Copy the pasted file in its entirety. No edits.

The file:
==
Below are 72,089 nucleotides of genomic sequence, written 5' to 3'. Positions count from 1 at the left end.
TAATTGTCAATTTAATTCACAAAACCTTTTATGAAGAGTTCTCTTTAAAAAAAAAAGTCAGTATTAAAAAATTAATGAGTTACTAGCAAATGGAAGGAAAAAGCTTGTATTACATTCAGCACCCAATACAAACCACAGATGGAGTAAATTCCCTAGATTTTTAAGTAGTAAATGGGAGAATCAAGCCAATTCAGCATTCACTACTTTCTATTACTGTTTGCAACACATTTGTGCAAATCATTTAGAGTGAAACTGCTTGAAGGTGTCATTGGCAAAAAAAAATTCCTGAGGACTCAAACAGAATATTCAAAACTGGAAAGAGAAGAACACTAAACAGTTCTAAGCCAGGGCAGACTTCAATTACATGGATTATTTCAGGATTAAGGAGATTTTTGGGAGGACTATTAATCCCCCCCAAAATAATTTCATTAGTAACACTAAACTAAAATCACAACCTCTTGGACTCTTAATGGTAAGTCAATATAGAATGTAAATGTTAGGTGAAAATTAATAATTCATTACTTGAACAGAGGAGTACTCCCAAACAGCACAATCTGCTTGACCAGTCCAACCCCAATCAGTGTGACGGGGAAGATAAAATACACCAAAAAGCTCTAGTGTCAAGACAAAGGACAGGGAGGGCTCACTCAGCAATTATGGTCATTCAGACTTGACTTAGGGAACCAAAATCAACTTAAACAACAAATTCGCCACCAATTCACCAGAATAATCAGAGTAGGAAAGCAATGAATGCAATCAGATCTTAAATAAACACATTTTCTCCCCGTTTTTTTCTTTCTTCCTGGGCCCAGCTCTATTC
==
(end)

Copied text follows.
Below are 72,089 nucleotides of genomic sequence, written 5' to 3'. Positions count from 1 at the left end.
TAATTGTCAATTTAATTCACAAAACCTTTTATGAAGAGTTCTCTTTAAAAAAAAAAGTCAGTATTAAAAAATTAATGAGTTACTAGCAAATGGAAGGAAAAAGCTTGTATTACATTCAGCACCCAATACAAACCACAGATGGAGTAAATTCCCTAGATTTTTAAGTAGTAAATGGGAGAATCAAGCCAATTCAGCATTCACTACTTTCTATTACTGTTTGCAACACATTTGTGCAAATCATTTAGAGTGAAACTGCTTGAAGGTGTCATTGGCAAAAAAAAATTCCTGAGGACTCAAACAGAATATTCAAAACTGGAAAGAGAAGAACACTAAACAGTTCTAAGCCAGGGCAGACTTCAATTACATGGATTATTTCAGGATTAAGGAGATTTTTGGGAGGACTATTAATCCCCCCCAAAATAATTTCATTAGTAACACTAAACTAAAATCACAACCTCTTGGACTCTTAATGGTAAGTCAATATAGAATGTAAATGTTAGGTGAAAATTAATAATTCATTACTTGAACAGAGGAGTACTCCCAAACAGCACAATCTGCTTGACCAGTCCAACCCCAATCAGTGTGACGGGGAAGATAAAATACACCAAAAAGCTCTAGTGTCAAGACAAAGGACAGGGAGGGCTCACTCAGCAATTATGGTCATTCAGACTTGACTTAGGGAACCAAAATCAACTTAAACAACAAATTCGCCACCAATTCACCAGAATAATCAGAGTAGGAAAGCAATGAATGCAATCAGATCTTAAATAAACACATTTTCTCCCCGTTTTTTTCTTTCTTCCTGGGCCCAGCTCTATTC